My driver and I arrived at the road junction at Poteau at about 1230, December 17. We were about an hour ahead of the 38-AIB which was the lead unit in the Reserve Command’s march column. As we arrived at the road junction, we were hit by a sight that we could not comprehend, at first; a constant stream of traffic hurtling to the rear (to the west) and nothing going to the front (to the east). We realized that this was not a convoy moving to the rear; it was a case of ‘every dog for himself’; it was a retreat, a rout !
Here would come a 2.5-ton, with only a driver, then another with several men in it (most of them bareheaded and in various stages of undress, next perhaps an engineer crane truck or an armored car, then several artillery prime movers – perhaps one of them towing a gun, command cars with officers in them. 1/4-tons-anything which would run and which would get the driver and a few others away from the front. It wasn’t orderly; it wasn’t military; it wasn’t a pretty sight – we were seeing American soldiers running away.
About a mile farther up the road at the little town of Petit-Thier, all traffic had stopped. In fact, it was the most perfect traffic jam I have ever seen. We had run into this hopeless mass of vehicles fleeing to the rear on a narrow road which would barely support two-way traffic at slow speeds. Vehicles streaming to the rear had attempted to pass each other in the intervals between the tanks of the 31-TB, which was leading CCB, and now no one could move.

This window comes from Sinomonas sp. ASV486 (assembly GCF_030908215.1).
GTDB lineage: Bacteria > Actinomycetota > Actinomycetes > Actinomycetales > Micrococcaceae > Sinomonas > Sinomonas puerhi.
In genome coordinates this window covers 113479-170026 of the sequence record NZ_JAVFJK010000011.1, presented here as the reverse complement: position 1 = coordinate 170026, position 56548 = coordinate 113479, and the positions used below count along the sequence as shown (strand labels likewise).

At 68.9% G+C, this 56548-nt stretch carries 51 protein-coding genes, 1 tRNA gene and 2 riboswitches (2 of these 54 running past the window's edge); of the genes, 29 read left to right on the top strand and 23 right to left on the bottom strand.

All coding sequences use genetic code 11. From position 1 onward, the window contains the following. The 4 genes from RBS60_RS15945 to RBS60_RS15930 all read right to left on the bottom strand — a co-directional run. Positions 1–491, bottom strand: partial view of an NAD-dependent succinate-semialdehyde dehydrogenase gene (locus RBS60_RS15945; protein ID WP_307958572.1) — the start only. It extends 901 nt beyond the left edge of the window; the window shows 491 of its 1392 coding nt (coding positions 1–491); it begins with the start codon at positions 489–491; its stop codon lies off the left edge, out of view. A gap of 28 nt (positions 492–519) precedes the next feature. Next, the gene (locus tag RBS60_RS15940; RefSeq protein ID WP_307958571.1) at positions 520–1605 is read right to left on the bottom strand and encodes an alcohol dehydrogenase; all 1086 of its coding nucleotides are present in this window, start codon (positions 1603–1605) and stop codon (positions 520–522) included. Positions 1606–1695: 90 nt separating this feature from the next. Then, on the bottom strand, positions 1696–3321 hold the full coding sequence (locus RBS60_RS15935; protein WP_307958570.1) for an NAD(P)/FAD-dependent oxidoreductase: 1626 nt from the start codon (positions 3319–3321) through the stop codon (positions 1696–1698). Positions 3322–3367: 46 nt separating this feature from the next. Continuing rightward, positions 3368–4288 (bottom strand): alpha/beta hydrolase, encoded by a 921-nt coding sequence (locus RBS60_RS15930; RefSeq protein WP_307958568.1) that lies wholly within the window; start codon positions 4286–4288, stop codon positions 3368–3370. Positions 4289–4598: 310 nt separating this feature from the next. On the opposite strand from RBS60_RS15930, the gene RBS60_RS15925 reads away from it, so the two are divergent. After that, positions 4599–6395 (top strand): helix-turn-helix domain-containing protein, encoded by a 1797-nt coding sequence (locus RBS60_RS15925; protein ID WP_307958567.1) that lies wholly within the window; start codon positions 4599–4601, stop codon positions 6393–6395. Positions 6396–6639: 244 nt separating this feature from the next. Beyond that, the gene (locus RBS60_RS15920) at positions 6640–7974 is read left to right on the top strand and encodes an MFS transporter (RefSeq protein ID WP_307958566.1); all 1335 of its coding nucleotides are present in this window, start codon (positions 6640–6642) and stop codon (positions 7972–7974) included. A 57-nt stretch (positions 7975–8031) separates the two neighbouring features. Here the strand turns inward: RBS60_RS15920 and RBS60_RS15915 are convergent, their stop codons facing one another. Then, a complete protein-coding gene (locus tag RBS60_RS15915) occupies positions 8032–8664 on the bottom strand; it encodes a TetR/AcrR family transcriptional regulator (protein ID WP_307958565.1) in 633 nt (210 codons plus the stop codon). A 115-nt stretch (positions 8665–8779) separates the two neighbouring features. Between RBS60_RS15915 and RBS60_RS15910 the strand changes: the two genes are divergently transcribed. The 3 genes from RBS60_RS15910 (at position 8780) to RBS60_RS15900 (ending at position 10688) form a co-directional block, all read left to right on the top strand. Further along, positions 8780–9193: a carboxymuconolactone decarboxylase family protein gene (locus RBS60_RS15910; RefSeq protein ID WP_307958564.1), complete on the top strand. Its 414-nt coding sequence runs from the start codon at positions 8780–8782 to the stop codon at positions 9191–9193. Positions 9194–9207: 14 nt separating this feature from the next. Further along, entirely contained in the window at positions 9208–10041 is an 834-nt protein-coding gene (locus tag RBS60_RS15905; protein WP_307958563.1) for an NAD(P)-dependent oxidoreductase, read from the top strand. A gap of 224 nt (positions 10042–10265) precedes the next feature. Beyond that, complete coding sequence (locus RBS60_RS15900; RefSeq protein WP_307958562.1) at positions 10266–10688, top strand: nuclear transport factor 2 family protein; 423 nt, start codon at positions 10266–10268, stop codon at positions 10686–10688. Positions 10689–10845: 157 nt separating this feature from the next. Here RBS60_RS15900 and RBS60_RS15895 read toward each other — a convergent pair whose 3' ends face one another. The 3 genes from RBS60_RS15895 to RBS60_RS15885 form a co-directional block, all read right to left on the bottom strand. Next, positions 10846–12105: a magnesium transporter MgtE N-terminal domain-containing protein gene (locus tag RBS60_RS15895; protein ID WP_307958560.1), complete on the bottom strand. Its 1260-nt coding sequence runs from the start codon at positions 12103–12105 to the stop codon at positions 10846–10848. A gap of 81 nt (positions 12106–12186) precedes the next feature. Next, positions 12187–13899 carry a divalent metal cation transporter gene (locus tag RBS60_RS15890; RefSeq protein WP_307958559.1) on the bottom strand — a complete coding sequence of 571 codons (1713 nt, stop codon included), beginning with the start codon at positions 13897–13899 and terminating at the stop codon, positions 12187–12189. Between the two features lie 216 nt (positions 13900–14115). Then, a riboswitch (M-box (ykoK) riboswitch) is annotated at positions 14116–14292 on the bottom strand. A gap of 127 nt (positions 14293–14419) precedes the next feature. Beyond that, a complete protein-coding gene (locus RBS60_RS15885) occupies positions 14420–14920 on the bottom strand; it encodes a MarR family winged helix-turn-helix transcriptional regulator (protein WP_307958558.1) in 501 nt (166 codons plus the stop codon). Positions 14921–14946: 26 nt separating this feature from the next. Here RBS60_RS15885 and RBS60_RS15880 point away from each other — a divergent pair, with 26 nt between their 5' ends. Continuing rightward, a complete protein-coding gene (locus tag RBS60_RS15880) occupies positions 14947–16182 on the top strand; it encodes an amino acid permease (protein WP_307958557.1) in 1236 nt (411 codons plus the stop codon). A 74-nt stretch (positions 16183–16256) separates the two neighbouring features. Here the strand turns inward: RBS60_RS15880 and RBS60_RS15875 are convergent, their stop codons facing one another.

It was already 1515 and from the looks of the road jam, neither the tanks nor anything else was going to reach St Vith for a long time. Lt Col Fuller, Cpl Cox, and I took over the job of clearing a path for the tanks, and we started getting vehicles to move over to the sides. Slowly a path was beginning to open and the tanks began to roll along at a snail’s pace with halts ever 50 to 100 feet. Several times we had to wave the lead tank forward at full speed when some vehicle refused to pull over. Usually the sight of 30-odd tons of steel roaring down on him was all we needed to get the driver to move over.
Several times senior officers in command cars attempted to pull out into a space which I was opening up, and each time I told them to get back, that I didn’t care who they were, nothing was coming through except our tanks and anything else which was headed for the front, and to get out of the way. One company commander, Capt Dudley J. Britton, B Co, 23-AIB, said : ‘that day I saw the highest ranking traffic cops I have ever seen’. Finally, at 2015, A Co entered St Vith, followed closely by B Co and Headquarters Cos. It had taken two and one-half hours for a company to move three miles – all because of the vehicles fleeing to the rear with men who refused to pull aside and let troops through (troops who actually would save them if they could reach the town before the Germans did). There was one of the biggest tragedies of St Vith; that American soldiers fled, and by their fleeing crowded the roads over which reinforcements were coming; and thus prevented the arrival of these reinforcements in time to launch a counterattack to save the 422-IR and the 423-IR (106-ID), then cut off by the Germans east of St Vith.